MACS1149-JD1 was imaged with microwave (ALMA), infrared (Spitzer), and optical (Hubble) data combined.
The results indicate that stars existed nearly 300 million years before our observations.”
One of the great quests of astronomers today is to measure and locate the very first stars in the Universe. As far back as Hubble can see, to when the Universe was just 3-5% its current age, the Universe is still full of galaxies, even though they’re smaller and bluer than the ones we have today. But within these galaxies, we can also find evidence that the stars in there aren’t the very first ones; they contain evidence for prior generations of stars in their spectral signatures. From the second-most distant galaxy ever discovered, itself just 530 million years after the Big Bang, we see evolved stars. They indicate that the very first ones formed no later than 250 million years after the Big Bang.
“I’d like somebody to finally acknowledge and admit that showing balls on a bed sheet doesn’t cut it as a picture of reality.”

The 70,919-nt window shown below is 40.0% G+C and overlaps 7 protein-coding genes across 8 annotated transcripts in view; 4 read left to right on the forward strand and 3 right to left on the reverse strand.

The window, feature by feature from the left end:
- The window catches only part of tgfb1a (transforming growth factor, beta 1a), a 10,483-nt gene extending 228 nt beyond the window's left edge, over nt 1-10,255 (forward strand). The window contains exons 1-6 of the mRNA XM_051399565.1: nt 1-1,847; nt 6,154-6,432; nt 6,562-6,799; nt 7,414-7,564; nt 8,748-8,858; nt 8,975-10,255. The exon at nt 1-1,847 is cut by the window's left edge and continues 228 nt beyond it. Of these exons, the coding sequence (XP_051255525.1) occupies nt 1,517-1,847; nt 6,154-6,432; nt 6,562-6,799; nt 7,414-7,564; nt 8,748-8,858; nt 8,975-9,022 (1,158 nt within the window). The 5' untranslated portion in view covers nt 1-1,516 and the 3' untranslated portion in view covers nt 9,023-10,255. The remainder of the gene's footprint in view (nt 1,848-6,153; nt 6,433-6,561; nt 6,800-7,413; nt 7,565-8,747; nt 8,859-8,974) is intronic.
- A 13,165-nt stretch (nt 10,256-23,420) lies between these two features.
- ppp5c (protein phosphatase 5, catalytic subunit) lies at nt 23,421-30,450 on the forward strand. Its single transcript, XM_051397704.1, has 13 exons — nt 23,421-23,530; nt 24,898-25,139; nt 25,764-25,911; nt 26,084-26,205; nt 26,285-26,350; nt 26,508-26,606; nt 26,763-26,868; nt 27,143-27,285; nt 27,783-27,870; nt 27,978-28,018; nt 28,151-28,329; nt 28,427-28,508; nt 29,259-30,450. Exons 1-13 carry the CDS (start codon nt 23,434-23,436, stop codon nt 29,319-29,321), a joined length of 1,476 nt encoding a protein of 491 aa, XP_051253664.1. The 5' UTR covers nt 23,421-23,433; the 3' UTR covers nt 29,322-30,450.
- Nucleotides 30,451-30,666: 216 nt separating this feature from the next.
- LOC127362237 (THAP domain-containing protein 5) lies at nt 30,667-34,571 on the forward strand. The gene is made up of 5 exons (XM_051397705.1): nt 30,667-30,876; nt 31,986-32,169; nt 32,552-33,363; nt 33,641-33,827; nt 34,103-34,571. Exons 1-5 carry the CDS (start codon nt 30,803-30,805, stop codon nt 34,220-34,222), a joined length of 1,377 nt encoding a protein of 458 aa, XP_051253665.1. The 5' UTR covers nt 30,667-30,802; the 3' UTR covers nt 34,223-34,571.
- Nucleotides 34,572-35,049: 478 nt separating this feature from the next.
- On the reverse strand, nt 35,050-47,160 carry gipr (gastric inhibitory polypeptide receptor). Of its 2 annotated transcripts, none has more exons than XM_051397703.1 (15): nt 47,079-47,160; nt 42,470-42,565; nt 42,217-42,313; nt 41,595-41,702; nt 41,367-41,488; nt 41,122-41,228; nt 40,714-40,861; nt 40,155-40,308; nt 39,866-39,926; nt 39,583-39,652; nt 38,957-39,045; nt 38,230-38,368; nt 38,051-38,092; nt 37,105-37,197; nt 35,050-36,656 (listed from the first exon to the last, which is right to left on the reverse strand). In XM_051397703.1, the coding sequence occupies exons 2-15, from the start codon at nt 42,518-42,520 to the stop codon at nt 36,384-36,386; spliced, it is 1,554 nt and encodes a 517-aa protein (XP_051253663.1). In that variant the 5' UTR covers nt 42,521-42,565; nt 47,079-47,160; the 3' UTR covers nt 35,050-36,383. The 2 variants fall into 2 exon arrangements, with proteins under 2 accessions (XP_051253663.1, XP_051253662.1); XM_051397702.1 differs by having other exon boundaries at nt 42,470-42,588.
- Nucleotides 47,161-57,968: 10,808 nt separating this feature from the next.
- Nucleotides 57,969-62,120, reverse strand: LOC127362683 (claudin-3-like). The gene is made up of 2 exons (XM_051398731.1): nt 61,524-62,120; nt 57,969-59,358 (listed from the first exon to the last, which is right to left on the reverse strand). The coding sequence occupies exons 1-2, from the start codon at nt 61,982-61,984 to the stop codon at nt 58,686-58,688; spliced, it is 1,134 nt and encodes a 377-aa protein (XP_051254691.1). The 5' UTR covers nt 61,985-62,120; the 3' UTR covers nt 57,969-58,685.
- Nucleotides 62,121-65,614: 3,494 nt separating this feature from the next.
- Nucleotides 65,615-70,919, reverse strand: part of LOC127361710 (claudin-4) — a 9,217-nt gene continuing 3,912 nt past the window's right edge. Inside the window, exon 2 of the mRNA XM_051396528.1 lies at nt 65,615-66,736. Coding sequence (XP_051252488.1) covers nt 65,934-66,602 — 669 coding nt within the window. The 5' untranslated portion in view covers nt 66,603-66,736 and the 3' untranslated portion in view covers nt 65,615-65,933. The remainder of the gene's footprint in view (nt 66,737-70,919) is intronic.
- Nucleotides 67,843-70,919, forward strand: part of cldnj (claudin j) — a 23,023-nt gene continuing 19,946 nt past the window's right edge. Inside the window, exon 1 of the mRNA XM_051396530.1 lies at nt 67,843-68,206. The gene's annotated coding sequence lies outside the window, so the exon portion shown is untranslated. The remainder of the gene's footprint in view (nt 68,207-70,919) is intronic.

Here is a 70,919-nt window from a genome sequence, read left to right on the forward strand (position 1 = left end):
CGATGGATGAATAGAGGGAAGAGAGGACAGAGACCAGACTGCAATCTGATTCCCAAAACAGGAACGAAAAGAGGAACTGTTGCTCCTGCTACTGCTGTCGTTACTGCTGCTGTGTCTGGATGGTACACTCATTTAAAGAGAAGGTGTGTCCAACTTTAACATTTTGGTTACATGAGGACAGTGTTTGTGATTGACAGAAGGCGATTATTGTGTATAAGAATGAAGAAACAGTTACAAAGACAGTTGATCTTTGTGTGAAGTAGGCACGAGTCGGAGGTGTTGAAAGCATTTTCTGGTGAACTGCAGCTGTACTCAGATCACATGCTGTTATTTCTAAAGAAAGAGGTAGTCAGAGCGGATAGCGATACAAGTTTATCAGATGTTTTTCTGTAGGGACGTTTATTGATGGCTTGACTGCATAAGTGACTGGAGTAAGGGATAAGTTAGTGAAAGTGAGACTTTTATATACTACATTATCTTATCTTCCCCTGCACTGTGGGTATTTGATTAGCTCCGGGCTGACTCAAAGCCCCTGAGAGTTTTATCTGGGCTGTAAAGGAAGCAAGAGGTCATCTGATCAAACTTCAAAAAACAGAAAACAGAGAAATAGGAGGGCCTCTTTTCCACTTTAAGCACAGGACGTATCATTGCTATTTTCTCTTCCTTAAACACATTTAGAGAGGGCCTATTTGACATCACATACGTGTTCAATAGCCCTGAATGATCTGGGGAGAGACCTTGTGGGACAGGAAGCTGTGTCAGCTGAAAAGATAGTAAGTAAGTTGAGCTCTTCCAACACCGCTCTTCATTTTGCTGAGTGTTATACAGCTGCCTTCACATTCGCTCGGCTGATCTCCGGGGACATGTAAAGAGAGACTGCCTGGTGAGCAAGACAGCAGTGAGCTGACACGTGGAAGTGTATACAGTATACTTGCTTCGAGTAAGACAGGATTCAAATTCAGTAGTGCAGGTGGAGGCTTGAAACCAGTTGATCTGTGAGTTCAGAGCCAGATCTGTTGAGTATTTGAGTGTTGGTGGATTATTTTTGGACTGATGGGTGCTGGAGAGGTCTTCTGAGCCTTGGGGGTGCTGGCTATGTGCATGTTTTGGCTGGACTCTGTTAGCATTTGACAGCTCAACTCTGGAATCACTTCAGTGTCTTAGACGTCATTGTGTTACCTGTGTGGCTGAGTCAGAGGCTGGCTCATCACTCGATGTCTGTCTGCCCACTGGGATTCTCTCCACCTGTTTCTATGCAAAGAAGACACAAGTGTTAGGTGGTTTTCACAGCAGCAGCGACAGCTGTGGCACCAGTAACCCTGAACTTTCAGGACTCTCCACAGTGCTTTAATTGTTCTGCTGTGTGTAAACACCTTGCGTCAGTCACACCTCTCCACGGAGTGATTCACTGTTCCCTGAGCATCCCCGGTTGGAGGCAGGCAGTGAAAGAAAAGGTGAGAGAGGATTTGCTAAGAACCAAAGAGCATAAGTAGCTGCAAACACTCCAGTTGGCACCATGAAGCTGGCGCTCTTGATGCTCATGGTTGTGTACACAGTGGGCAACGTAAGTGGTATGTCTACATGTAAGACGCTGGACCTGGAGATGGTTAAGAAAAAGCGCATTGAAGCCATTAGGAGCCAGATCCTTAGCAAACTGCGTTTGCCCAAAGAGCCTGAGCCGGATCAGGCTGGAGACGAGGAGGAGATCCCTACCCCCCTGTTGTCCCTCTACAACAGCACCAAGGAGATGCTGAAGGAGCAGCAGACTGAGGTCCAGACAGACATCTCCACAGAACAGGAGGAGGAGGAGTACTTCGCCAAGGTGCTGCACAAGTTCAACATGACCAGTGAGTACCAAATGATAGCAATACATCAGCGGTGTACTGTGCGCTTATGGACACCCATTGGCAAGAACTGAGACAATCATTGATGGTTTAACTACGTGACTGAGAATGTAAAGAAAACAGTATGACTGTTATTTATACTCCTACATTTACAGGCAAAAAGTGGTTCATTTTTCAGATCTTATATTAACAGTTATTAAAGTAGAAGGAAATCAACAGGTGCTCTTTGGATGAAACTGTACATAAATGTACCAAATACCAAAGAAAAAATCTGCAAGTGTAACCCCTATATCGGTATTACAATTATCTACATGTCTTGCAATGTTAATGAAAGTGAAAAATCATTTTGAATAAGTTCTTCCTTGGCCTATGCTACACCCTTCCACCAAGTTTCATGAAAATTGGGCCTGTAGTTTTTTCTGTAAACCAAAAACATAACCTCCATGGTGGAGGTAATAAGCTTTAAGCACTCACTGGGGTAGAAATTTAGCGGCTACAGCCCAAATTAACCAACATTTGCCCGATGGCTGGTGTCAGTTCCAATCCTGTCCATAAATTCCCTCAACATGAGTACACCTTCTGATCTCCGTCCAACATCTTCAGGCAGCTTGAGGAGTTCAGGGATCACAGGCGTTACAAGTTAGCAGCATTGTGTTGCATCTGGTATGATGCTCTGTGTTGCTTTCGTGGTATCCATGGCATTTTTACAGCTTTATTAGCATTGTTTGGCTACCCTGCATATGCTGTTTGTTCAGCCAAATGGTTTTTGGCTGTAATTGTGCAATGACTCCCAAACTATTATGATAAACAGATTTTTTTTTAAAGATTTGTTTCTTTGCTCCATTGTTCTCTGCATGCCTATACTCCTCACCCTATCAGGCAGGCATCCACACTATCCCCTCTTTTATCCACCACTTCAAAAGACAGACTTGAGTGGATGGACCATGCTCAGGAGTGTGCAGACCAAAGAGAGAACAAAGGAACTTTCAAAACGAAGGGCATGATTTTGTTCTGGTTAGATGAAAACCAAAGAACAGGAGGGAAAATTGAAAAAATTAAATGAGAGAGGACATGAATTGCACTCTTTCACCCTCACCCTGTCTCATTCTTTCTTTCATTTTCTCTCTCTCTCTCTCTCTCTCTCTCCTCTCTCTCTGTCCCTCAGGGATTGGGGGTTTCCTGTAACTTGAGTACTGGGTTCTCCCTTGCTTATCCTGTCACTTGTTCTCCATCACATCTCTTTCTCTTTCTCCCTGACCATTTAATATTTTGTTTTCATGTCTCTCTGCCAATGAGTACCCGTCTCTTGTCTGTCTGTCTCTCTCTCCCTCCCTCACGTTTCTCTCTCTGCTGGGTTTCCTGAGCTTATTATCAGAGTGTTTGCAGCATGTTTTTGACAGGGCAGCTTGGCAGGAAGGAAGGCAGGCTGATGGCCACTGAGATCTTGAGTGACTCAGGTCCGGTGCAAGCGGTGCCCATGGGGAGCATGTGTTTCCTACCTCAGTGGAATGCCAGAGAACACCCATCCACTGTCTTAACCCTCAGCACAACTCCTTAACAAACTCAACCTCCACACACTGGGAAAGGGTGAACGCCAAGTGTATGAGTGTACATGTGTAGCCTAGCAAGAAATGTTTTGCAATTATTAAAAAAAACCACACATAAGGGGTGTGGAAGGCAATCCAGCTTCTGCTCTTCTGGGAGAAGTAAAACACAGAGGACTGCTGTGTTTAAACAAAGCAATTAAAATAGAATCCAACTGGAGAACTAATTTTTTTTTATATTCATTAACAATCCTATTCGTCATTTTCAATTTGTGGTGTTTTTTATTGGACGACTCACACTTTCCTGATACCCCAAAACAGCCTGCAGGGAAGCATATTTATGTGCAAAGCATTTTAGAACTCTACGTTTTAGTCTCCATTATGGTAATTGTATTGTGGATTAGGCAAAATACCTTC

Okay, I admit it: visualizing General Relativity as balls on a bedsheet doesn’t make a whole lot of sense. For one, if this is what gravity is supposed to be, what pulls the balls “down” onto the bedsheet? For another, if space is three dimensional, why are we talking about a 2D “fabric” of space? And for another, why do these lines curve away from the mass, rather than towards it?
It’s true: this visualization of General Relativity is highly flawed. But, believe it or not, all visualizations of General Relativity inherently have similar flaws. The reason is that space itself is not an observable thing! In Einstein’s theory, General Relativity provides the link between the matter and energy in the Universe, which determines the geometric curvature of spacetime, and how the rest of the matter and energy in the Universe moves in response to that. In this Universe, we can only measure matter and energy, not space itself. We can visualize it how we like, but all visualizations are inherently flawed.
What Happens When Planets, Stars, And Black Holes Collide?